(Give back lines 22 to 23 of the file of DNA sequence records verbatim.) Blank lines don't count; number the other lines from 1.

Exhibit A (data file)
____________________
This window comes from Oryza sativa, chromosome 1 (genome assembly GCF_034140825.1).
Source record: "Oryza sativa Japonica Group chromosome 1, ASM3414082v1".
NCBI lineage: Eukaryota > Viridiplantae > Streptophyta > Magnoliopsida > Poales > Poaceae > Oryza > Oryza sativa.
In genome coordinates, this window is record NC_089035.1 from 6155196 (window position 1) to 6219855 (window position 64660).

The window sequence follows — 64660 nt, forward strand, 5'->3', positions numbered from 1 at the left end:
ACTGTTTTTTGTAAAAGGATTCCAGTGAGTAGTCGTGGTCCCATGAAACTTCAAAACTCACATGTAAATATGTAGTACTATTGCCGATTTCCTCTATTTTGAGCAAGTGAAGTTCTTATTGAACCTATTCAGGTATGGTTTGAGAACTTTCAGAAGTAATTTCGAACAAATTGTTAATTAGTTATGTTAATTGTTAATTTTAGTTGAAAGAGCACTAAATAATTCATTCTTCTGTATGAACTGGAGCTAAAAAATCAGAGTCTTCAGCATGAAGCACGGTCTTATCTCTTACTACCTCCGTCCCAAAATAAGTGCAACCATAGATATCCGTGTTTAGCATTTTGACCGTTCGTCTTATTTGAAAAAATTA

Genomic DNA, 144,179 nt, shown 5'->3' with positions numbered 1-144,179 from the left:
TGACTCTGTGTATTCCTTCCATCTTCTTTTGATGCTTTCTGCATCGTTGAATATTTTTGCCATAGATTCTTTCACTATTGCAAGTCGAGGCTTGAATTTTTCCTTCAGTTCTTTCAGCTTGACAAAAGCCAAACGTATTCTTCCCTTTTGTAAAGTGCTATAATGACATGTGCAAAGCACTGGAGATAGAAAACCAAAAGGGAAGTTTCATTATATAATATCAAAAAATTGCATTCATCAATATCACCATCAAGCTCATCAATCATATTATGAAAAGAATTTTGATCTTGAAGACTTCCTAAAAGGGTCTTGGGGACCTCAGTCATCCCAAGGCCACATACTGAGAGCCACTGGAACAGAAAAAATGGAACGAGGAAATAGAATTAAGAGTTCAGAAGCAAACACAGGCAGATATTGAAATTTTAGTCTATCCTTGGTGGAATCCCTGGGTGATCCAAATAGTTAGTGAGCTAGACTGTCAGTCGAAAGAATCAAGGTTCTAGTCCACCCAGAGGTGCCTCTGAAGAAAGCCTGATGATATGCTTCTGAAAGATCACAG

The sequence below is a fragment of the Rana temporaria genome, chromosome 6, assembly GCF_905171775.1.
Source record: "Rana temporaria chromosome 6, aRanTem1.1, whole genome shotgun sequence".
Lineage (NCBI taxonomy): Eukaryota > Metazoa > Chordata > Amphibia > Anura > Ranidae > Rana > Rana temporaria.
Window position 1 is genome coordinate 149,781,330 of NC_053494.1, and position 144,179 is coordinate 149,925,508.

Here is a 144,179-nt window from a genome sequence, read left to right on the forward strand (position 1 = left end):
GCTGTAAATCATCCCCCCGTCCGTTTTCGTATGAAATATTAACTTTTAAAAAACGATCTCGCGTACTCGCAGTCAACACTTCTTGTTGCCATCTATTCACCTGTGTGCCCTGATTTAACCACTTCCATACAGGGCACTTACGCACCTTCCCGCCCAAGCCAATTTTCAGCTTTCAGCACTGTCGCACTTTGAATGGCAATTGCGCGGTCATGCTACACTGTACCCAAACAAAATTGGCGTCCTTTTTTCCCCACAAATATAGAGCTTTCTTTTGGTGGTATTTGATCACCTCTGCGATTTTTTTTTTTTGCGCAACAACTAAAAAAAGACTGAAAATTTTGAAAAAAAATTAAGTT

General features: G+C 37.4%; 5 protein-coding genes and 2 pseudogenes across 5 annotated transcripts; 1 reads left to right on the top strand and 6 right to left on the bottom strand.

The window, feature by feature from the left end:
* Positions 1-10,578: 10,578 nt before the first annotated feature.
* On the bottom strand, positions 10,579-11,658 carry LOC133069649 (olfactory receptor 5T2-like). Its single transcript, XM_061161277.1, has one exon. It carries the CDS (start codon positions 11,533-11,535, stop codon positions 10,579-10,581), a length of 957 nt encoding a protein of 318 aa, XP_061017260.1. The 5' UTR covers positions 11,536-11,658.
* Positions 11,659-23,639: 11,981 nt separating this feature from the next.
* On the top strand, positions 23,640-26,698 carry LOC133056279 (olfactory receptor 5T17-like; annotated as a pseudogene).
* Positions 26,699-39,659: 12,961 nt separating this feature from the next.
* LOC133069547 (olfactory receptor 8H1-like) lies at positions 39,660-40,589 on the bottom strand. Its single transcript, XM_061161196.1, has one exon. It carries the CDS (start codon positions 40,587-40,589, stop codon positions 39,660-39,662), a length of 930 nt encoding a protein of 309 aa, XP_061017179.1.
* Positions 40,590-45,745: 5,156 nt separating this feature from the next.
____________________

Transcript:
* LOC133069547 (olfactory receptor 8H1-like) lies at positions 39,660-40,589 on the bottom strand. Its single transcript, XM_061161196.1, has one exon. It carries the CDS (start codon positions 40,587-40,589, stop codon positions 39,660-39,662), a length of 930 nt encoding a protein of 309 aa, XP_061017179.1.
* Positions 40,590-45,745: 5,156 nt separating this feature from the next.